I met the eastern Congolese rebel group known as M23 in May 2012. Back then, I predicted that there would be conflict if diplomacy did not replace the gun. However, the speed and effectiveness with which the force took territory from the Congolese army, and eventually captured the provincial capital Goma, surprised everyone, including me.
Meeting the group's leaders again in Goma, I had mixed feelings; suspicion at their intentions, and wonder at how M23 was able to control a city of more than a million, with around 2,000 soldiers.
The rule of this rebel force finally came to an end on December 1, with its withdrawal from Goma.
Our Al Jazeera team also left Goma the following day, and I personally felt a strong sense of guilt that we were not able to stay on. Given the long suffering of the people of this region, I did feel as though we needed to stay on in order to tell their story.
Since M23 withdrew and the throngs of journalists left Goma, the situation is calmer. But several businessmen who live and work there have told me that while they feel safe during the day, by night, the city is as dangerous as ever.
Reporting from Goma
|Any understanding of the rise of the M23 would be incomplete without factoring in the role of DR Congo's neighbours
[Azad Essa/Al Jazeera]
Unfortunately, there are very few international journalists permanently based in Goma to report on developments there.
One of the very few who lives and works in the city is Melanie Gouby. She has been there for nearly two years and complains that: "All that gets out in the news are the cities taken or lost, and the people killed and raped."
She says that the media "doesn't do much to explain the conflict, and it portrays Congo as a hopeless place in constant chaos".
Melanie readily admits that "battling the administration is tiring, and navigating the lies and manipulation means you can't rely on or trust very many people. But, overall, working as an international journalist in Congo is actually not that difficult, it is the local journalists who bear the brunt of the conflict and the lack of press freedom".
The resilience of the Congolese people
One of the things that I find so appealing about covering eastern Congo is the resilience of the Congolese people. I found plenty of that tough spirit on a visit to Goma’s main trauma hospital run by the aid agency Heal Africa.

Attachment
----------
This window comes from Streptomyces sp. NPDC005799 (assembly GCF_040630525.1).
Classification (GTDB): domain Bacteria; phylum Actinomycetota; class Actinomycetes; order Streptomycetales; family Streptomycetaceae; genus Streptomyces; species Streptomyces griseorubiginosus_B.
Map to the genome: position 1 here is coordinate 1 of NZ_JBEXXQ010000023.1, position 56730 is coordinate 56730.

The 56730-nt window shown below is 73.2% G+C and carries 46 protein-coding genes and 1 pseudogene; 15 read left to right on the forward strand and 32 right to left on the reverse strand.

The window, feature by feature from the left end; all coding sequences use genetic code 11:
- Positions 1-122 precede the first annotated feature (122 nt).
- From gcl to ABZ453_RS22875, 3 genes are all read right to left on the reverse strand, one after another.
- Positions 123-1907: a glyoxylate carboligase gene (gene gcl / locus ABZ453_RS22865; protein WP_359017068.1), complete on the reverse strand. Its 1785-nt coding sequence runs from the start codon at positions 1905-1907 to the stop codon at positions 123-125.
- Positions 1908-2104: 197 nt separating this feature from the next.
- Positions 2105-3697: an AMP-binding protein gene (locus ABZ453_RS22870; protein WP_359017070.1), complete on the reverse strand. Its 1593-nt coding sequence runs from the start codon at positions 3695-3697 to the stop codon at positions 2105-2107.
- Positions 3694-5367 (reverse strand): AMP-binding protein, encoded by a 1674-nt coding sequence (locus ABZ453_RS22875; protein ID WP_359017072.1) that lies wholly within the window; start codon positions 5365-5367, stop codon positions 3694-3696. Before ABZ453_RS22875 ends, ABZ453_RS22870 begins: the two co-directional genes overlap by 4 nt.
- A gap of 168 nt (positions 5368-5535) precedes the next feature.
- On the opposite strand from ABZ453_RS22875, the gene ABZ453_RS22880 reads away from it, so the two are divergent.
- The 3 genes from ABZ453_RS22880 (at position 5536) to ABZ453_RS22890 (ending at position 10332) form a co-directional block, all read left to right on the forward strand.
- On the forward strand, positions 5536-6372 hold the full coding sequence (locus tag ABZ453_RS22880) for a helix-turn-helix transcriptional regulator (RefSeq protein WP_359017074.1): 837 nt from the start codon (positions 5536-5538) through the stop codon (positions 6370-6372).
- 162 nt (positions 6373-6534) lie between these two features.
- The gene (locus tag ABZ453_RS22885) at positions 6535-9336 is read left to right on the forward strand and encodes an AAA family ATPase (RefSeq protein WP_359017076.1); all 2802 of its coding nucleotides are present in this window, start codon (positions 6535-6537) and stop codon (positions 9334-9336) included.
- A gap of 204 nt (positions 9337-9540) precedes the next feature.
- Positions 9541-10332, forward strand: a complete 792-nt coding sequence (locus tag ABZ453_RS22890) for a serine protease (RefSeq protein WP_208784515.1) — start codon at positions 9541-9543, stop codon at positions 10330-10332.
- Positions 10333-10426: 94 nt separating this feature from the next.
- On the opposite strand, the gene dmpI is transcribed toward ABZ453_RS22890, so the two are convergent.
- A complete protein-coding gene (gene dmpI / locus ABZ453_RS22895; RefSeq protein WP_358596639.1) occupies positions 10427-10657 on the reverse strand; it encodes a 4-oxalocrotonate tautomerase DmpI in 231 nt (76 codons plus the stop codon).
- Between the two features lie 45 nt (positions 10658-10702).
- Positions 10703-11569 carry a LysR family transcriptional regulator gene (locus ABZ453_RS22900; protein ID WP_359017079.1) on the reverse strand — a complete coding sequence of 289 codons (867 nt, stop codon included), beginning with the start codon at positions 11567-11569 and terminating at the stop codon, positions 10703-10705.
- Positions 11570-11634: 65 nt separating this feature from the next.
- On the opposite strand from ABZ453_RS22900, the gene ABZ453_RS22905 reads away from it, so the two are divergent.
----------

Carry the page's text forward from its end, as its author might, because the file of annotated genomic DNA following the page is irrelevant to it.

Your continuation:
It has one small operating theatre, and is among the few locations in Goma where emergency surgeries are carried out.
In the concrete grounds of the hospital, almost everyone you meet has a cast or bandages from a bullet or shrapnel wound.
|Ordinary Congolese have had to once more bear the brunt of a complex conflict [Azad Essa/Al Jazeera]
I was dumbfounded to see a toddler with a thick plaster cast on each leg, somehow managing to pull herself up and hobble towards her mother, clearly in pain and fighting back tears.
I was very lucky to find the head surgeon, Dr Simplice Vukaka, a man who has seen and treated civilians on the frontline of so many conflicts in this region. Somehow, he is still able to remain jolly and talkative. He is firm with his staff, as well as some of the patients, but he is a man who is clearly admired.
"All these people, they don't know about politics. They don't know about the motivations of the fighting, but unfortunately they are the ones getting the consequences of the fighting, of the war," he said.
The rise of the FDLR
One of the most worrying aspects of all of this is the increasing power of the armed group known by its French acronym, FDLR, or the Democratic Forces for the Liberation of Rwanda - which includes some of the perpetrators of the Rwandan genocide.
"The rise of M23 is the best thing that could have ever happened to the group," says Jason Stearns of the Rift Valley Institute, adding that the mercenaries have been able to fill the vacuum left by M23.
M23 has taken control of territory from the Congolese army, but the group does not have the personnel necessary to maintain that control.
The Rwandans accuse the Congolese army of aiding the FDLR rebels. Rwandan foreign ministry officials have told Al Jazeera that they blame FDLR rebels for several recent incursions into their territory.
|Hospitals were filled with the young and old as the human cost of the latest conflict added up [Azad Essa/Al Jazeera]
According to the New York Times' Jeffrey Gettleman there has been a worrying new development on the Rwandan side of the border. He says: "Hundreds of troops from opposing sides have been moving into new positions around Goma."
Gettleman adds that: "Witnesses reported that truckloads of Rwandan soldiers recently crossed the border and were camped within 20 miles of Goma."
My sources on the ground and at the United Nations cannot confirm this. However, there is certainly concern about a build-up of troops on both sides of the border, and UN peacekeepers are stepping up their patrols.
The focus now is on negotiations between DR Congo, Rwanda and representatives of M23. A series of meetings among the key players in the region have so far failed to herald a breakthrough. Jason Stearns from the Rift Valley Institute says he is "not very optimistic" as all sides "have been playing games, and arguing over procedure".
There is a real threat that fighting could return soon. Three quarters of a million people have been displaced already, and frankly many of them have nowhere to go.